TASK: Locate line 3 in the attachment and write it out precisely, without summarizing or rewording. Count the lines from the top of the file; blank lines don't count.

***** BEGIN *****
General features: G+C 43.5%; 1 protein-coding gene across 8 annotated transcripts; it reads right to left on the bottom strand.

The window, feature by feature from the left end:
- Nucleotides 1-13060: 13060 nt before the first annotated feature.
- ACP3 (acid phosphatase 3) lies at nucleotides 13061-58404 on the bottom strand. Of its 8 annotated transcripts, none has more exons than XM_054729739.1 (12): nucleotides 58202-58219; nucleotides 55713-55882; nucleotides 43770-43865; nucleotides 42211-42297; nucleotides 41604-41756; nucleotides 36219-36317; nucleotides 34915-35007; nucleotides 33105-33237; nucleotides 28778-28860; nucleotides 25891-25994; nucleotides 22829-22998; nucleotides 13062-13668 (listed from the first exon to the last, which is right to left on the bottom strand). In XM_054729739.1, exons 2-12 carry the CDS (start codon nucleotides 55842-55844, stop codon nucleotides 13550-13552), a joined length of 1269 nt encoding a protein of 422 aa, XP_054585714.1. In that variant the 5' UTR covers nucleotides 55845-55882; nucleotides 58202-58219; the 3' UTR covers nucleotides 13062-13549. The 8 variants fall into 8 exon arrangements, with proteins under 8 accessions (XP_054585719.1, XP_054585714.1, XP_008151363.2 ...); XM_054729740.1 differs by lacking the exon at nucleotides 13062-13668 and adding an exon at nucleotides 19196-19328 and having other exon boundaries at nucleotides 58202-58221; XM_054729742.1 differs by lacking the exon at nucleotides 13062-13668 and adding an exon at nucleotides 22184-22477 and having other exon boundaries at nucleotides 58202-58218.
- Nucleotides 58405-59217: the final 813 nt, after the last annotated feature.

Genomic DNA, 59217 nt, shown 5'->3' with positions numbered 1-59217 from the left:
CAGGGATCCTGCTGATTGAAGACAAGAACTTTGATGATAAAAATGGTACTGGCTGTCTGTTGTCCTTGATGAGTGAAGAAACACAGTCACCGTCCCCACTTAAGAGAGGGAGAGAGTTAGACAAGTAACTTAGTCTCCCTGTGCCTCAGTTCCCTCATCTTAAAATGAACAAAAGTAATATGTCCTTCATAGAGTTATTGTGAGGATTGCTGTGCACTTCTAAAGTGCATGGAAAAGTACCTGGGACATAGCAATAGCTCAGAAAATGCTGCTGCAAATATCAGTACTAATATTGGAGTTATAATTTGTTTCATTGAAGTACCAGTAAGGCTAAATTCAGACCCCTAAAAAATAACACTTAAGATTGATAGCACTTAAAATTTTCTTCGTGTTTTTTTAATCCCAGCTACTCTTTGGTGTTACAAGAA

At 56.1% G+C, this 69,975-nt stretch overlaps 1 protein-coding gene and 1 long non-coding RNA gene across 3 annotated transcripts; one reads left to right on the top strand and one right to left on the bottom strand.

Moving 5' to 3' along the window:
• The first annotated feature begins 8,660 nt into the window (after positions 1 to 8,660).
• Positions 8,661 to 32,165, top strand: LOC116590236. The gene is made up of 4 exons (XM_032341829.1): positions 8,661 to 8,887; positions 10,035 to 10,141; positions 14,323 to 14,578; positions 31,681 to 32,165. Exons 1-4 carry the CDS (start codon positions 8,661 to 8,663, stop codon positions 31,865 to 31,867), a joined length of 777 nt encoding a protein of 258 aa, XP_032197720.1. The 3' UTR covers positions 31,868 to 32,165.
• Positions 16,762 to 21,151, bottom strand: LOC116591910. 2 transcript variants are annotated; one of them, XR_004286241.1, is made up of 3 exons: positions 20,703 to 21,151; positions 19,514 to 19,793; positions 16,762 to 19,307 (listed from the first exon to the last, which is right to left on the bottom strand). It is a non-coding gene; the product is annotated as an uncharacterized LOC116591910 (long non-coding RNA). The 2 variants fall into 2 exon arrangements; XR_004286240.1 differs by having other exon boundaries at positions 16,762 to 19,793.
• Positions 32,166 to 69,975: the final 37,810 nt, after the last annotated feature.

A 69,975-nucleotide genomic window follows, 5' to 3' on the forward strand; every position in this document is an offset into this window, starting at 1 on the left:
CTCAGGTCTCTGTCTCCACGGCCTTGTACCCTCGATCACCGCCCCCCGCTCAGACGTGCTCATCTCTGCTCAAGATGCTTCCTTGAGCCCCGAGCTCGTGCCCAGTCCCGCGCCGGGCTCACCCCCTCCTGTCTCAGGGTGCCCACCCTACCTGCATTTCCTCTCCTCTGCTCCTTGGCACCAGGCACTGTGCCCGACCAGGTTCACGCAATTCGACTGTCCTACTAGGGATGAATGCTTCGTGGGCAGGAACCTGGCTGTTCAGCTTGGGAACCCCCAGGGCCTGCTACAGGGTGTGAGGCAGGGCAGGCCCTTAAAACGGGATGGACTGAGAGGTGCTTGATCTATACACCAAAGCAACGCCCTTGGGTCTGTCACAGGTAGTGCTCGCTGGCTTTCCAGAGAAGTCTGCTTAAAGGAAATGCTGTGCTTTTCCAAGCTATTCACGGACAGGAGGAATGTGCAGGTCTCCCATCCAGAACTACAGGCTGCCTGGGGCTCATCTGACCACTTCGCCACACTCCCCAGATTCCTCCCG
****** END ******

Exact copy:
- Nucleotides 1-13060: 13060 nt before the first annotated feature.